Cinema "really emerged as a reference point for how we arranged out music [on The Mantle]," said guitarist Don Anderson. He suggested that the band was "thinking in images and how sound might express those images". Taking a more mellow tone than Agalloch's first full-length, Pale Folklore, The Mantle still contains heavy electric guitarriffs as well as acoustic guitar portions. Anderson pointed to the influence of neofolk music, particularly Death in June, as the impetus for using a strummed acoustic guitar in a darker musical context. Present as well are long and melancholic double bass sequences, such as on the track "I Am the Wooden Doors". A critical influence upon Agalloch during this time period was Godspeed You! Black Emperor, with Anderson remarking:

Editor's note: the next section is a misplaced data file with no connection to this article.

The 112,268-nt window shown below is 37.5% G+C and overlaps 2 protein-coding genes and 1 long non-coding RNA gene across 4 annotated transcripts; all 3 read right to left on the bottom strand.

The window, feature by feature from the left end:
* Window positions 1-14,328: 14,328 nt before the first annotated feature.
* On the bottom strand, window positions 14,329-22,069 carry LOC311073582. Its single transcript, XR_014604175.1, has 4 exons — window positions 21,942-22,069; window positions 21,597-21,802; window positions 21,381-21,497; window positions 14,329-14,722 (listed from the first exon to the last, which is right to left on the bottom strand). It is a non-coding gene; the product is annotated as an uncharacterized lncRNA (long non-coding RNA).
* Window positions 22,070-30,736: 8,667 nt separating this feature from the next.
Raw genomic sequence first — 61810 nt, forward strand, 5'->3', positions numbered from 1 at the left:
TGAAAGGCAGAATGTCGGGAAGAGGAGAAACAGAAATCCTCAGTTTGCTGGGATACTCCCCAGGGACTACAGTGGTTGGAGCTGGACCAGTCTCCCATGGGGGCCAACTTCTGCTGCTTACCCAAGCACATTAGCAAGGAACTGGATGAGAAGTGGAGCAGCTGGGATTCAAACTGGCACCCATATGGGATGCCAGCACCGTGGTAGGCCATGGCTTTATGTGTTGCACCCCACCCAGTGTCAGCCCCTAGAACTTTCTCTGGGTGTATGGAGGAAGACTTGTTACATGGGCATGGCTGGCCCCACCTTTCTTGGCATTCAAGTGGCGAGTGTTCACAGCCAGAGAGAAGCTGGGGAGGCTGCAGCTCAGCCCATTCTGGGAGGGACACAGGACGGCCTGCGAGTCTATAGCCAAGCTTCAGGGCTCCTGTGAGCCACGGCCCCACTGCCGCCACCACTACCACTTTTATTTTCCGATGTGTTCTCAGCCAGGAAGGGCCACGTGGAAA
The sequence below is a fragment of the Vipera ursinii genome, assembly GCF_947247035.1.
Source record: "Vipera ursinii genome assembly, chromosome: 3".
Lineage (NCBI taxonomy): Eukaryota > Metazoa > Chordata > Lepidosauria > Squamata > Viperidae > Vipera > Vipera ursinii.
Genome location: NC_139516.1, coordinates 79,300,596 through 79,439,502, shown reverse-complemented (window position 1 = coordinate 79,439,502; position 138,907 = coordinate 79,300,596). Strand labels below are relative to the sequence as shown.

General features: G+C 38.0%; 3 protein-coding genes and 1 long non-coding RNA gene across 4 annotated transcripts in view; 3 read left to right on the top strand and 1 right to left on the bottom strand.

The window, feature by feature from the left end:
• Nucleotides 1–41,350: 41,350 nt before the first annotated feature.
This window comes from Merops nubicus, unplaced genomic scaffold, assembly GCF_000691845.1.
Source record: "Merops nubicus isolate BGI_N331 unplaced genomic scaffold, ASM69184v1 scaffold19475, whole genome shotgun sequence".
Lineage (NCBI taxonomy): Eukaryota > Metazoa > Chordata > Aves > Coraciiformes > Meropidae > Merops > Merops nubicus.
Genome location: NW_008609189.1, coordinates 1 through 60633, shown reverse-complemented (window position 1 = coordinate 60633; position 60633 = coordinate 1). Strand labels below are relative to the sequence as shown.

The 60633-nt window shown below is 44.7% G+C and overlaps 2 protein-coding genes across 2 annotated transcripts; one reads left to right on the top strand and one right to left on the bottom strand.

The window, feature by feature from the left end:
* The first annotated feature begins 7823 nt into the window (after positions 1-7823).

Godspeed, in particular, was the major influence. Their approach to the guitar seemed aligned with black metal. The guitar was no longer a purely riff-based instrument, but provided an ambiguous atmosphere through tremolo-picking either large chords or single melodic lines.
On March 28, 2005, Profound Lore Records released a double LP version of The Mantle on grey-colored vinyl. Limited to 500 copies, it also featured exclusive cover artwork.